The conference focuses on studies of how writers and speakers with various linguistic, cultural and social backgrounds negotiate communication. The conference seeks to bring together current discussions of intercultural competence in language education, rhetoric and discourse research, and application in English and other world language teaching settings.

“Presentations will feature theoretical and empirical investigations of topics along with discussion of practical applications, including classroom practices, writing in business and other professional settings,” said professor Marta Anton, chair of the Department of World Languages and Cultures and a conference organizer. “The conference addresses a variety of topics, from the importance of teaching metaphoric meanings as an essential part of developing linguistic proficiency in a second language, to the development of intercultural competence during study abroad or the expressions of ethnicity among German Americans in early-20th-century Indianapolis, to name a few, and highlights cultural contact and language development.”

Plenary talks include:

  • “The Present and Future of Intercultural Rhetoric,” Ulla Connor, IUPUI, and Dwight Atkinson, Purdue University
  • “Metaphor: The Integration of Culture, Cognition, and Communication,” James Lantolf, Pennsylvania State University
  • “The Intercultural Complex and Its Assessment in Healthcare Communication,” Srikant Sarangi, Aalborg University, Denmark
  • “Impacting Teacher Use of Critical Sociocultural Practices in K-12 Classrooms,” Annela Teemant, IUPUI

“The conference was established to further research in intercultural competence, and intercultural rhetoric, and to create collaborations among leading research universities and organizations,” said professor Ulla Connor, conference co-organizer and director of the International Center for Intercultural Communication. “It also is intended to build connections at IUPUI and within Indianapolis and Indiana among those who teach in a broad array of disciplines.”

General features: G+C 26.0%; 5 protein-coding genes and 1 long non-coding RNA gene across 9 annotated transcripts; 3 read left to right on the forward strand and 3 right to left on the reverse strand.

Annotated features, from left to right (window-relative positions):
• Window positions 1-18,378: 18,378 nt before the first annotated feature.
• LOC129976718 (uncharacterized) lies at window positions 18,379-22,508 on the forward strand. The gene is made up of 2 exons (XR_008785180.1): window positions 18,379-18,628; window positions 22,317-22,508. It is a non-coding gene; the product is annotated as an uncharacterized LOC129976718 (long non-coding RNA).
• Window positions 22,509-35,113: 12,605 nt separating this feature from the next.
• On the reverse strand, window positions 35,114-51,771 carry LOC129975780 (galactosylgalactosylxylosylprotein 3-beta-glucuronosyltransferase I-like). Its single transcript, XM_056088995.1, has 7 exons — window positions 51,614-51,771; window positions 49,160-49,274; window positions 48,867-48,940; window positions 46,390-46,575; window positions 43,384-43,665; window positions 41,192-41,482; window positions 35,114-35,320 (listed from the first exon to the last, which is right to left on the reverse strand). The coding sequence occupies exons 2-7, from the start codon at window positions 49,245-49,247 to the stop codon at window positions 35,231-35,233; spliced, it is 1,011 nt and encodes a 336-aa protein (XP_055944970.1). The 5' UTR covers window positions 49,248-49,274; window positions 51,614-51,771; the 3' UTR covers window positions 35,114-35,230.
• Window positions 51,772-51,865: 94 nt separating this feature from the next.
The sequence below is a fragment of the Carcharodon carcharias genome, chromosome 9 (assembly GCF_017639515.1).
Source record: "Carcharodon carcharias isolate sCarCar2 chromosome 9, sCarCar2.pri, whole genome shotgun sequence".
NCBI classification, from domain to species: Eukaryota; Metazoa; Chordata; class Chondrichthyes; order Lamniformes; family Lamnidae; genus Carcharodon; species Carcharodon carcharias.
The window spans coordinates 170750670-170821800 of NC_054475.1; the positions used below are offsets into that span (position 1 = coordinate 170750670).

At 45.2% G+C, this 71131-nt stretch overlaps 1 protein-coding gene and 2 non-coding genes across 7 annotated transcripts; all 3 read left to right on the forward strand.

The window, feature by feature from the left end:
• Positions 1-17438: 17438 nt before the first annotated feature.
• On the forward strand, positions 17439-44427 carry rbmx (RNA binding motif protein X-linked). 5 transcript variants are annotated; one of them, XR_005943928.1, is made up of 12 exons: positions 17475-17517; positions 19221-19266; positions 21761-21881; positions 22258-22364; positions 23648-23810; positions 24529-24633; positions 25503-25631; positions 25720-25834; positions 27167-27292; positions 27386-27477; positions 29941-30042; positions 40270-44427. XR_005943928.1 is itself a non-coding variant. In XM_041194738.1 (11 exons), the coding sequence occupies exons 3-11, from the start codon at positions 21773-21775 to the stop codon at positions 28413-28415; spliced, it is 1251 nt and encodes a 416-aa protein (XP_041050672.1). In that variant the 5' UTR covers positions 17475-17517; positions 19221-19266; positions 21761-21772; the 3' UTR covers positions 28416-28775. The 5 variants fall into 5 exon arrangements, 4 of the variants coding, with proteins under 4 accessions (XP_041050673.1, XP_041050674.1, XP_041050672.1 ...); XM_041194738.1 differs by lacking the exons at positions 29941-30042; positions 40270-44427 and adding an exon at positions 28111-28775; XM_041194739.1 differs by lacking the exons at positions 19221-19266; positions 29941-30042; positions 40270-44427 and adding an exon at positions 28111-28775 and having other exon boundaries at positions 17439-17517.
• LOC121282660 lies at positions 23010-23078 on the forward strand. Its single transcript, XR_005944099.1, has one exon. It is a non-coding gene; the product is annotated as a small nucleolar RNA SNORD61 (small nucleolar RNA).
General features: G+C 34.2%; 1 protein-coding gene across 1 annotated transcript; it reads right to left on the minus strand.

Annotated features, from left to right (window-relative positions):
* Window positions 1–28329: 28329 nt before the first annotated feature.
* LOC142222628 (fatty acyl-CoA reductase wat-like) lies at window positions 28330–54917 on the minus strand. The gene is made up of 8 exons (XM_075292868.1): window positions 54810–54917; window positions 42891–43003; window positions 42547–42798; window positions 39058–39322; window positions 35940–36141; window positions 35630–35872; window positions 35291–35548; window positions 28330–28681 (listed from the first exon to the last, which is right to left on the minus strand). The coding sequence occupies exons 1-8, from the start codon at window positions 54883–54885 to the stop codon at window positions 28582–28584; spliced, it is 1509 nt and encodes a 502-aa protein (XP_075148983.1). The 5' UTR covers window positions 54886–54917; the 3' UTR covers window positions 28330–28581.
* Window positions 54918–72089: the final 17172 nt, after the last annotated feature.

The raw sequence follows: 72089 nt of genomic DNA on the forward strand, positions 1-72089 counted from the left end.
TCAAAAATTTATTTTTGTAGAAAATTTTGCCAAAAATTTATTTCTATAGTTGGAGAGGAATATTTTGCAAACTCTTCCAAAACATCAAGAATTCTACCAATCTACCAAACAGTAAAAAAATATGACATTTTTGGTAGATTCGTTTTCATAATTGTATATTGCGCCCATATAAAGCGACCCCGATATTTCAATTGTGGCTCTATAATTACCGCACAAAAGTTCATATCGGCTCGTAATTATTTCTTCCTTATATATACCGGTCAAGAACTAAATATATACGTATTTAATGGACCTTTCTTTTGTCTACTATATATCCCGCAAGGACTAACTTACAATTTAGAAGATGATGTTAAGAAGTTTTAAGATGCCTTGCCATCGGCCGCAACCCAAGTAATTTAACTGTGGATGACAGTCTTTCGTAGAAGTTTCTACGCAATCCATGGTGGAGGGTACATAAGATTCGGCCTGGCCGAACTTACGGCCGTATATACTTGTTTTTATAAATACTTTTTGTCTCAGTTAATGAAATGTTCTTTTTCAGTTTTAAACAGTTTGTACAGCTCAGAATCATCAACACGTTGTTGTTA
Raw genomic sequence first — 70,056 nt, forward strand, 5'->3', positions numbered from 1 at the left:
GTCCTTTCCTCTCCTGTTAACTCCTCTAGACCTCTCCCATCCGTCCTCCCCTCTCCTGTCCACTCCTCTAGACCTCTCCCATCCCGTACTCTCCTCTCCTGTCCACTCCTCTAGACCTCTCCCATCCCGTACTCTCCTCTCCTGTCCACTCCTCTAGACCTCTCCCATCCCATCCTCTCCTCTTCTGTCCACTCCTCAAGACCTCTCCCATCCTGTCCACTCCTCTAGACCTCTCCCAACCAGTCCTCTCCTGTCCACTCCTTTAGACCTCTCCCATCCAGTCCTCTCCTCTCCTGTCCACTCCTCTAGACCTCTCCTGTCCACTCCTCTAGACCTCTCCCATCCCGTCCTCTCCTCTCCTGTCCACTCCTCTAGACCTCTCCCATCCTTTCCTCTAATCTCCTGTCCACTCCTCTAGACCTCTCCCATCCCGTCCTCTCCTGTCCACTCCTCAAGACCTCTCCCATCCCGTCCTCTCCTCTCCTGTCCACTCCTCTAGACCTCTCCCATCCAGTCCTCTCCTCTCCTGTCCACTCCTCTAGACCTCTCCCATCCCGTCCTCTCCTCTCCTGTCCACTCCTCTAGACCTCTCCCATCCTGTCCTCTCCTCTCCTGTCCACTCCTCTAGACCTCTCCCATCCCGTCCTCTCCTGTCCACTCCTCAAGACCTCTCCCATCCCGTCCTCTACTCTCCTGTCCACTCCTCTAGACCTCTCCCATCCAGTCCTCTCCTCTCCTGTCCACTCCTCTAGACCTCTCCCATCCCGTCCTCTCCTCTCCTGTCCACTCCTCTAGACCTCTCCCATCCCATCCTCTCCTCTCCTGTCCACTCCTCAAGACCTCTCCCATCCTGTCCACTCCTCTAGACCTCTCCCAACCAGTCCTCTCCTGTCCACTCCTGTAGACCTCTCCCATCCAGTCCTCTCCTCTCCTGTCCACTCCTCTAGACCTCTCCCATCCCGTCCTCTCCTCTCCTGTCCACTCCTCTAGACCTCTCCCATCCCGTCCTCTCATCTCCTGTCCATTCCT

Researchers and teachers of second/foreign languages as well as scholars in second language acquisition, communication, composition and multicultural education, among others, are encouraged to participate.

When: June 6 and 7, 2014
Where:
IUPUI Campus Center, 420 University Blvd, Indianapolis

For more information or to register, visit the conference website.

Conference explores service learning in the community

May 12-16, 2014
Indianapolis, IN

The Center for Service and Learning and Indiana Campus Compact, invite those interested in enhancing their service learning courses or advancing their research on service learning to the Connecting Campuses with Communities conference.

The conference is a two-part event that focuses on building a network of scholars and practitioners and offers the following opportunities:

The Service Learning Institute (May 12-14) is ideal for those interested in gaining strategies used to improve the quality of a service learning course;

The Research Academy (May 14-16) is designed to strengthen one’s research on service learning while advancing their scholarship of teaching and learning.

Visit the conference website for further details.

Call for proposals: Community College Humanities Association

The Community College Humanities Association’s Central Division invites proposals for the upcoming conference on the theme of “Humanities at the Crossroads.”